Saudi Arabia is unable to pursue talks about a landmark deal to recognise Israel until there is a ceasefire in Gaza, the kingdom’s ambassador to the United States said Thursday.
“I think the most important thing to realise is the kingdom has not put normalisation at the heart of its policy. It’s put peace and prosperity at the heart of its policy,” Princess Reema bint Bandar al-Saud told a panel at the World Economic Forum in Davos, Switzerland.
“The kingdom has been quite clear. While there is violence on the ground and the killing persists, we cannot talk about the next day.”
Saudi Arabia, home to Islam’s holiest sites, has never recognised Israel and did not join the 2020 US-brokered Abraham Accords that saw its Gulf neighbours Bahrain and the United Arab Emirates as well as Morocco establish formal ties with Israel.
US President Joe Biden’s administration has pushed hard for Saudi Arabia to take the same step.
Under de facto ruler Crown Prince Mohammed bin Salman, son of the ageing King Salman, Riyadh had laid out conditions for normalisation, including security guarantees from Washington and help developing a civilian nuclear programme.
In an interview with Fox News in September, Prince Mohammed said that “every day we get closer” to a deal, a;though he also insisted the Palestinian issue was “very important” for Riyadh.
That apparent momentum stalled soon after Hamas launched a large-scale attack on southern Israel on October 7 that resulted in the death of about 1,140 people, mostly civilians, according to an AFP tally based on official Israeli figures.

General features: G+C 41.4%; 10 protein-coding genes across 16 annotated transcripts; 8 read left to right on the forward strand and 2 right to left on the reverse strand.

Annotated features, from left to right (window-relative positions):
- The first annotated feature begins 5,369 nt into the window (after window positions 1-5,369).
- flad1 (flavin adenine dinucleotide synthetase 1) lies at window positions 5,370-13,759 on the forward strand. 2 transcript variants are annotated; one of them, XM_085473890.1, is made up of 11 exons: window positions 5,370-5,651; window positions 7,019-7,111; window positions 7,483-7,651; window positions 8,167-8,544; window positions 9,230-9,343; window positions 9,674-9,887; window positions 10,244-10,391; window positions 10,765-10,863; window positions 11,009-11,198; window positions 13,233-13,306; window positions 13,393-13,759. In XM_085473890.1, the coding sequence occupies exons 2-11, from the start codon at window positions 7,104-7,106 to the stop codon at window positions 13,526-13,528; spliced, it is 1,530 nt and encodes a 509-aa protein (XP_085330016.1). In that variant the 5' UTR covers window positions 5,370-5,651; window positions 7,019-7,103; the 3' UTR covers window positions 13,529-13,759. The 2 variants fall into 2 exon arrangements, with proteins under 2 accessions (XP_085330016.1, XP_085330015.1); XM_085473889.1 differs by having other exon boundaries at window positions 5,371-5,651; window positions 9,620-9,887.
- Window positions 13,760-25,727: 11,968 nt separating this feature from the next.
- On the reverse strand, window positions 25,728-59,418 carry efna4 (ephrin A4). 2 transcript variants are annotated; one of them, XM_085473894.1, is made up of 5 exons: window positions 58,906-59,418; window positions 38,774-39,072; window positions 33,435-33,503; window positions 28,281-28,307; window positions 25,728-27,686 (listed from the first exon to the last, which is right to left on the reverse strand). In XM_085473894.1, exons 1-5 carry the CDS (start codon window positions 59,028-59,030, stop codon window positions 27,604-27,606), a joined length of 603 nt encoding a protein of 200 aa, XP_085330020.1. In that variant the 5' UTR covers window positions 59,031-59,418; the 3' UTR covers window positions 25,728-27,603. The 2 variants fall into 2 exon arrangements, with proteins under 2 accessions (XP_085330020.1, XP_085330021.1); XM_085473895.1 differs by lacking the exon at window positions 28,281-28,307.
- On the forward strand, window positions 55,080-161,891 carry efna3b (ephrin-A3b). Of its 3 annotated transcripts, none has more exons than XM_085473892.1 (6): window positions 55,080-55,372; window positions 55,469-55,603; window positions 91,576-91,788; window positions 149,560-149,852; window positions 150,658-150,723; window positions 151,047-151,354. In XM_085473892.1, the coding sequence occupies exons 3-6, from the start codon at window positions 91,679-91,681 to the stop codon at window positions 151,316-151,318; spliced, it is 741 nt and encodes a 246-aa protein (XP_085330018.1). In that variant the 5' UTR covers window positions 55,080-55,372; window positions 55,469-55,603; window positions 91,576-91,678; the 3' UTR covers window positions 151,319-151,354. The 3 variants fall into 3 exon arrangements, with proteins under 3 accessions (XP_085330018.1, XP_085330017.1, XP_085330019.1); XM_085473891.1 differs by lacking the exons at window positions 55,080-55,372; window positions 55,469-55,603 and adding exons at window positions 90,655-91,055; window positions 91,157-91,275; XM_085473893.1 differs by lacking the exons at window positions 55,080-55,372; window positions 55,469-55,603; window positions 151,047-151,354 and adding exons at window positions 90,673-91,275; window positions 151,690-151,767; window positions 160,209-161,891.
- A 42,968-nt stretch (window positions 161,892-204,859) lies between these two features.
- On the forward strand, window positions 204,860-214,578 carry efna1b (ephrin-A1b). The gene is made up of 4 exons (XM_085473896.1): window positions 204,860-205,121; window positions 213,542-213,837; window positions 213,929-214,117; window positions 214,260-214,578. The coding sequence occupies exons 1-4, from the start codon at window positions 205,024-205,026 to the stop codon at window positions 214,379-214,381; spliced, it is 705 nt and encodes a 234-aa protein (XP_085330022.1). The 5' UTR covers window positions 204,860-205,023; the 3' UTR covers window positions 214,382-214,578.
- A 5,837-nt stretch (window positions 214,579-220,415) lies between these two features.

One week later, a source familiar with the normalisation talks told AFP Saudi Arabia had paused the process.
Vowing to destroy Hamas, Israel is conducting relentless bombardment and a ground offensive. These have killed at least 24,620 Palestinians, around 70 percent of them women, children and adolescents, according to updated figures from the Hamas government’s health ministry.
Earlier this week, also in Davos, Saudi Foreign Minister Prince Faisal bin Farhan said Riyadh was still “certainly” open to the possibility of future ties with Israel, but also stressed the need for a ceasefire and the creation of a Palestinian state.
“We don’t see any real sign that any strategic objectives that Israel has claimed are… coming any closer,” he added.
Princess Reema elaborated on the Saudi position on Thursday, saying that “cooler heads must prevail”.
“There’s trauma and pain on both sides. I can’t take that back. But what we can do is ceasefire now.”
The Saudi delegation’s appearance in Davos came amid fears of a regional conflagration, fears that have only grown after cross-border strikes between Iran and Pakistan and US military action targeting Iran-backed rebels in Yemen.
Princess Reema said on Thursday she was “profoundly concerned” about escalation that could send the region “back to the stone age”.